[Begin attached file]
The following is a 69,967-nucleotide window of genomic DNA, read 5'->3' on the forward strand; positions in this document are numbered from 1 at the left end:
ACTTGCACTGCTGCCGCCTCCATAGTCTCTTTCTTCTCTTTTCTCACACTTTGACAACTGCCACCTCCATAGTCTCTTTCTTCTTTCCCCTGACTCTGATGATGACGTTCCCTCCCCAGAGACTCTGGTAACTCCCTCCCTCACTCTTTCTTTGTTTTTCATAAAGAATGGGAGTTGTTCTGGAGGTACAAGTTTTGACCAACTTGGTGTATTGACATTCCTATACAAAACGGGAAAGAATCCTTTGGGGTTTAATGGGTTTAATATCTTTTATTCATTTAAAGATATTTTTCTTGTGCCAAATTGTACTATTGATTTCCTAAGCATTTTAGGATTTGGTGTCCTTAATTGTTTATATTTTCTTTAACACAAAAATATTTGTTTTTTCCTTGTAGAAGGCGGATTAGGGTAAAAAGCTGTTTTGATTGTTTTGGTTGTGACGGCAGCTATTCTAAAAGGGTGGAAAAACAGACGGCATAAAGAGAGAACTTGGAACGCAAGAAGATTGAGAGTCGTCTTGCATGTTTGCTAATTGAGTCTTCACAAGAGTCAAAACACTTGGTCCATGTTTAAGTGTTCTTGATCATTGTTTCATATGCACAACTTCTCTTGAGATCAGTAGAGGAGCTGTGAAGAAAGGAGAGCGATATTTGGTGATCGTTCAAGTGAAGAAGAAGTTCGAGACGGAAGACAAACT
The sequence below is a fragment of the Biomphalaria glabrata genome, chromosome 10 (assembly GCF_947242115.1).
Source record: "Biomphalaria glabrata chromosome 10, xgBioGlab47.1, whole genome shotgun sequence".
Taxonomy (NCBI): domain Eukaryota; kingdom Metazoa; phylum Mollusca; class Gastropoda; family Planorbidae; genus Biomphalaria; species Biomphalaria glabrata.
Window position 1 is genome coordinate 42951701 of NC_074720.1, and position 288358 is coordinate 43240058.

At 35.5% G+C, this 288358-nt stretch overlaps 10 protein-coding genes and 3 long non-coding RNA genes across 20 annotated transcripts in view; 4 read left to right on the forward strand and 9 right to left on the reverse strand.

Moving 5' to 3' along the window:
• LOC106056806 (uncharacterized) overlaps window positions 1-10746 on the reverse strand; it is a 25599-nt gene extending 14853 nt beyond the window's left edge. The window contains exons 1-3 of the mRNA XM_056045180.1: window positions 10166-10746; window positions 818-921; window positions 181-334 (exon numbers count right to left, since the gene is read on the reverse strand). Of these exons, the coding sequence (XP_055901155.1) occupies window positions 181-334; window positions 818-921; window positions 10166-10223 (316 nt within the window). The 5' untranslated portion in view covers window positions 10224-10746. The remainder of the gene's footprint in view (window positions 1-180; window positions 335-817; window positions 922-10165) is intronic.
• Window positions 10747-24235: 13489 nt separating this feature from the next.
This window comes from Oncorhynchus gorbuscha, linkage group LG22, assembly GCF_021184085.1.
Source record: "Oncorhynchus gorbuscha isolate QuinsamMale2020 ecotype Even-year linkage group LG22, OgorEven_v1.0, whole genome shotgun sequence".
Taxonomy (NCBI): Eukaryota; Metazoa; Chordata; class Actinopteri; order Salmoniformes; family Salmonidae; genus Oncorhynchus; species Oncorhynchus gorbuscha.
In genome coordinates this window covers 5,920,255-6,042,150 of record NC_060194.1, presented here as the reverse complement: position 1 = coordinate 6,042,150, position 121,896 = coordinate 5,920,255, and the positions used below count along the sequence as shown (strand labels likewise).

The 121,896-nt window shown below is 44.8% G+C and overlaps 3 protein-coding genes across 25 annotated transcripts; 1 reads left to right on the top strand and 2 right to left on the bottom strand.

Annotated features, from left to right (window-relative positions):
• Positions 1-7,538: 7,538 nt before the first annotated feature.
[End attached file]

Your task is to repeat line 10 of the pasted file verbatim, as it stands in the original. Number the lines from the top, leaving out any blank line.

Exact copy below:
• Window positions 10747-24235: 13489 nt separating this feature from the next.